Sheila Macfie, PhD
Mechanisms of Metal Tolerance
Many plants have a remarkable ability to withstand high concentrations of potentially toxic metals in their environment. A better understanding of the biochemical and physiological mechanisms that permit such tolerance may provide valuable information regarding the use of plants to restore contaminated areas.
Current projects involve edible plants, including wheat (Triticum spp) barley (Hordeum vulgare) and lettuce (Lactuca sativa), as well as Arabidopsis thaliana. The approaches that we are taking include: (1) investigate the production and exudation of organic compounds as a mechanism to detoxify metal ions, (2) determine the localization of metal ions at the subcellular level, (3) model the movement of metals from the soil into the plant and (4) identify the relationship between metal toxicity and a number of biochemical pathways that mediate plant stress.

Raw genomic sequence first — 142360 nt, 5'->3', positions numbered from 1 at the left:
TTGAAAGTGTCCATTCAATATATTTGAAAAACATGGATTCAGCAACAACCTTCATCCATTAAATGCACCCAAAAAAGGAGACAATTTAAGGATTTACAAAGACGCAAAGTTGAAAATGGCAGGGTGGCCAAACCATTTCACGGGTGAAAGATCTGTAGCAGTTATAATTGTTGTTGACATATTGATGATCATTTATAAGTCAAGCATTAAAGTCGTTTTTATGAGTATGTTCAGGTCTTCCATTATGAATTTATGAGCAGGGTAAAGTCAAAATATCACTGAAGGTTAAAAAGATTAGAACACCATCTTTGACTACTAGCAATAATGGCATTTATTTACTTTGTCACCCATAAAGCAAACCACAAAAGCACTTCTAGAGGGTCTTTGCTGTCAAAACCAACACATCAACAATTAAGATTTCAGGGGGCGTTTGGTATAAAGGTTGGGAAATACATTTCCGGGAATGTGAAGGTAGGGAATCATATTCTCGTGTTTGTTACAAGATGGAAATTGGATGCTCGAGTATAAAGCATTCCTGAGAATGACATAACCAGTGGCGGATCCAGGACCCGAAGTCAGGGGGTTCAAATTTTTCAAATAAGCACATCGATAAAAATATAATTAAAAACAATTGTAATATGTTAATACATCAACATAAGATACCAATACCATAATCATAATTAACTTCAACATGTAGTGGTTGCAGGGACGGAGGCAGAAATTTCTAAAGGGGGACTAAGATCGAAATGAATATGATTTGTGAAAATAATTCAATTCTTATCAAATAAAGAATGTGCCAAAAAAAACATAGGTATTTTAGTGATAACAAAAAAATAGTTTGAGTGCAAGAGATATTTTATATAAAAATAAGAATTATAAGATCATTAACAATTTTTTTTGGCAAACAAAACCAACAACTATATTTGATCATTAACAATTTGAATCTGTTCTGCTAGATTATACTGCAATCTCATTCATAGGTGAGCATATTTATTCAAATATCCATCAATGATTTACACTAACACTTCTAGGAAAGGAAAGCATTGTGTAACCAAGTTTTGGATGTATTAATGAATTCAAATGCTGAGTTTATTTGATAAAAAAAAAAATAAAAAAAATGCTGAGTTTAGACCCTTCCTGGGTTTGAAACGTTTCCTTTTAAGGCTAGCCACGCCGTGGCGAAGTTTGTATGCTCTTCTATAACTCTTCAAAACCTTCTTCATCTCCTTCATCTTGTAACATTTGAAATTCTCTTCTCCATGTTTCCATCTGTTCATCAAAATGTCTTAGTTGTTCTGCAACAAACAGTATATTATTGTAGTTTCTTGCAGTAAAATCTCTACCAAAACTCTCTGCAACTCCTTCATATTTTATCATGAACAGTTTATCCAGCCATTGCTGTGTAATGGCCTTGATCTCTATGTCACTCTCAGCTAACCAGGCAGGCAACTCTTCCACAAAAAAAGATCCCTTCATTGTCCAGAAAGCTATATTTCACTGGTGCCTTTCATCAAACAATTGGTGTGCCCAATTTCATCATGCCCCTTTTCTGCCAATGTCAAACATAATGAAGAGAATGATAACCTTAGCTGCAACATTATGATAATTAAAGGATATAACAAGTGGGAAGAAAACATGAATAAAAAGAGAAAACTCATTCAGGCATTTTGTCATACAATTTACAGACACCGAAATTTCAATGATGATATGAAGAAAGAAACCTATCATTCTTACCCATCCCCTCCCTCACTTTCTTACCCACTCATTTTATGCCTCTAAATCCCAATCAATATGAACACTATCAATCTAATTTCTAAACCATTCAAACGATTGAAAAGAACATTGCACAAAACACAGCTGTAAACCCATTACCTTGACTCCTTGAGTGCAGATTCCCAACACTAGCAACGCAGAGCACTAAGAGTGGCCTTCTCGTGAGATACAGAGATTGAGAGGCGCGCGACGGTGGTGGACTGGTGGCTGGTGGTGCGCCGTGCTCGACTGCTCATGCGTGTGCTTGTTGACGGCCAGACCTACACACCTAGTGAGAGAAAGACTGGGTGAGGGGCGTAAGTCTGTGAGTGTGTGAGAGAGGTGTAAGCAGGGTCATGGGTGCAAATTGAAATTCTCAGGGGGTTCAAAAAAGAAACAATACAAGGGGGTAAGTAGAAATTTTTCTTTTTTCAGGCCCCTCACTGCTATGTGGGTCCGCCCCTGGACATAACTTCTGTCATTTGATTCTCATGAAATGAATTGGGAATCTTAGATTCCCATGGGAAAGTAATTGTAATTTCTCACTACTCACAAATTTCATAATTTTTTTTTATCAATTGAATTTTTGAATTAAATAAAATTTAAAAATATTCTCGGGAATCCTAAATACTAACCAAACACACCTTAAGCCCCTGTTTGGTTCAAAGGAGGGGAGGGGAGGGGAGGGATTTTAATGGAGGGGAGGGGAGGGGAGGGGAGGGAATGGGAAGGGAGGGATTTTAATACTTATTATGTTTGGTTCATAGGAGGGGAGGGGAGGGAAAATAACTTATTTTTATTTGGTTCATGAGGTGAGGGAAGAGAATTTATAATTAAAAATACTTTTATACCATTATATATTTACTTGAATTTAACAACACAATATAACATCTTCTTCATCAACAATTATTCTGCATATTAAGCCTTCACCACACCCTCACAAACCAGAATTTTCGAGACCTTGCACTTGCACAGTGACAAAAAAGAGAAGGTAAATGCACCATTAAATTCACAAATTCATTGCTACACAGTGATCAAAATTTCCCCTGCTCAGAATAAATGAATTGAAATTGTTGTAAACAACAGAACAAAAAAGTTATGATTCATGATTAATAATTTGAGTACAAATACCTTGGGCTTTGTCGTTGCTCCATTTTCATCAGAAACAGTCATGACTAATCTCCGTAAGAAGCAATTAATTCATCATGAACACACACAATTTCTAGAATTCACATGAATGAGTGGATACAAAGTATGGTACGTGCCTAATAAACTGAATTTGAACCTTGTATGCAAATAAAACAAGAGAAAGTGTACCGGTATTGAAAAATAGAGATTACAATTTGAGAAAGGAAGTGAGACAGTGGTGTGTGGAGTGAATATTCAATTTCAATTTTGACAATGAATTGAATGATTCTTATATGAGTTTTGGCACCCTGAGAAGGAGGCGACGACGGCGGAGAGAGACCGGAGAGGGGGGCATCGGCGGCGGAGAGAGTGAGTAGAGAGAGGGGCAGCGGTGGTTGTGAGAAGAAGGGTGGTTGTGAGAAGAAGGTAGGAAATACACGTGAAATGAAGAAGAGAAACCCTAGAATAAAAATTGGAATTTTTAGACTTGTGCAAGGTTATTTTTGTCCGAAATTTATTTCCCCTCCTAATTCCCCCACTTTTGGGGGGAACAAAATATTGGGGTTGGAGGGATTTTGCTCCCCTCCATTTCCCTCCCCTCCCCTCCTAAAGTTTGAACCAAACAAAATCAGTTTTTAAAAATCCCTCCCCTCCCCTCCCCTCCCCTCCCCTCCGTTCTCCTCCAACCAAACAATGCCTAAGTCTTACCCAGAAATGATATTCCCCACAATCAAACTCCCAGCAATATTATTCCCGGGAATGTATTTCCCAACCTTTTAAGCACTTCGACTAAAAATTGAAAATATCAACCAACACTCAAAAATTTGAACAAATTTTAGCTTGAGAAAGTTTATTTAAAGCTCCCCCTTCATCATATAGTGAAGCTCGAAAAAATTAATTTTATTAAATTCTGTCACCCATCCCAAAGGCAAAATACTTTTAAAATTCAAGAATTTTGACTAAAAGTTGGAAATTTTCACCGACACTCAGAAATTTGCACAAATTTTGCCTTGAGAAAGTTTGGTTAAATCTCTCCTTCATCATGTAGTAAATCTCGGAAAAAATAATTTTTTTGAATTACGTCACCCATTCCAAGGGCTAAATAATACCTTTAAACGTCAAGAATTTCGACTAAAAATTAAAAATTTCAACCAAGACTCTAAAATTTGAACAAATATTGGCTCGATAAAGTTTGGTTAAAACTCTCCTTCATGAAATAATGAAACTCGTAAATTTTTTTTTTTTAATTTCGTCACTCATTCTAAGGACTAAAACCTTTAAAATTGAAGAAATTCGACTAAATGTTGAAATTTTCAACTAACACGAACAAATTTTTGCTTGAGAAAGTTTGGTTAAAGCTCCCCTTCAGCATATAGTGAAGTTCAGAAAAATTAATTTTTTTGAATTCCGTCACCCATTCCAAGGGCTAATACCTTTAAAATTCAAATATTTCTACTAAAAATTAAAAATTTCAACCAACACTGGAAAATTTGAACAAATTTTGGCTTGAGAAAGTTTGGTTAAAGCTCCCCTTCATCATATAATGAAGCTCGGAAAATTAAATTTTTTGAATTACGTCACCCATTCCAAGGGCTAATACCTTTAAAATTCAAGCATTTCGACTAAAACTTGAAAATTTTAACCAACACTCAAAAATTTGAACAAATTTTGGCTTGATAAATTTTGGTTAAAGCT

Degrees and Institutions
- Ph.D. University of Alberta
- M.Sc. Queen’s University
- B.Sc. Queen’s University
- Columbus, M.P. and S.M. Macfie. 2015. It takes an individual plant to raise a community: TRFLP analysis of the rhizosphere microbial community of two pairs of high and low metal-accumulating plants in two soil types. Soil Biology and Biochemistry 81:77-80. DOI: 10.1016/j.soilbio.2014.11.002.
- Akhter, Mst.F., C. Omelon, R.A. Gordon, D. Moser and S.M. Macfie. 2014. Localization and chemical speciation of cadmium in the roots of barley and lettuce. Environmental and Experimental Botany 100:10-19. DOI: 10.1016/j.envexpbot.2013.12.005.
- Konopka, J.K., K. Hanyu, S.M. Macfie and J.N. McNeil. 2013 The response of insect herbivores to cadmium depends on their feeding strategy. Chemical Ecology 39:546-554. DOI: 10.1007/s10886-013-0273-4
- Martin, R.R., S.J. Naftel, S.M. Macfie, K.W. Jones and A. Nelson. 2013. Lead distribution in bones from the Franklin expedition: synchrotron X-ray fluorescence and laser ablation/mass spectroscopy. Applied Physics A 111:23-29.
- Akhter, M.F., McGarvey, B.and Macfie, S.M. 2012. Reduced translocation of Cd from roots is associated with increased production of phytochelatins and their precursors. Journal of Plant Physiology. 169:1821-1829. DOI 10.1016/j.jplph.2012.07.011.